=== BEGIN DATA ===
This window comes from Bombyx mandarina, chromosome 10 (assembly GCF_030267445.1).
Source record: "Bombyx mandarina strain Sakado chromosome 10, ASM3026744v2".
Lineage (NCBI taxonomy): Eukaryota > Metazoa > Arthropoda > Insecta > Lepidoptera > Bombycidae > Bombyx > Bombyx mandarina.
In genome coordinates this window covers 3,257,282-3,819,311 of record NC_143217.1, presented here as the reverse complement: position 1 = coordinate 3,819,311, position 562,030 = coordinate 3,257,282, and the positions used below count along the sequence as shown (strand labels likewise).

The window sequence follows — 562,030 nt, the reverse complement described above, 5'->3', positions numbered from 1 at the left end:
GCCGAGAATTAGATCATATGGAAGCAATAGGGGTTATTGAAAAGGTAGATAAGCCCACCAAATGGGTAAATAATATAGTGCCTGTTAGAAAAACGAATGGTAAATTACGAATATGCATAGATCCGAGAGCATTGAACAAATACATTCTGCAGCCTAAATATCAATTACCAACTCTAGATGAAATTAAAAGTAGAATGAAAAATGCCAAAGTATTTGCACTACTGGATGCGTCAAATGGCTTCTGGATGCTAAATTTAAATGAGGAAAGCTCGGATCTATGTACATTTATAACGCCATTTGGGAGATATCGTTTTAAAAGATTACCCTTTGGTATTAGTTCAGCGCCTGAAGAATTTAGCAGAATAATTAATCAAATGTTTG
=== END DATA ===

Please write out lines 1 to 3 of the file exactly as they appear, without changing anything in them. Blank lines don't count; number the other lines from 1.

This window comes from Bombyx mandarina, chromosome 10 (assembly GCF_030267445.1).
Source record: "Bombyx mandarina strain Sakado chromosome 10, ASM3026744v2".
Lineage (NCBI taxonomy): Eukaryota > Metazoa > Arthropoda > Insecta > Lepidoptera > Bombycidae > Bombyx > Bombyx mandarina.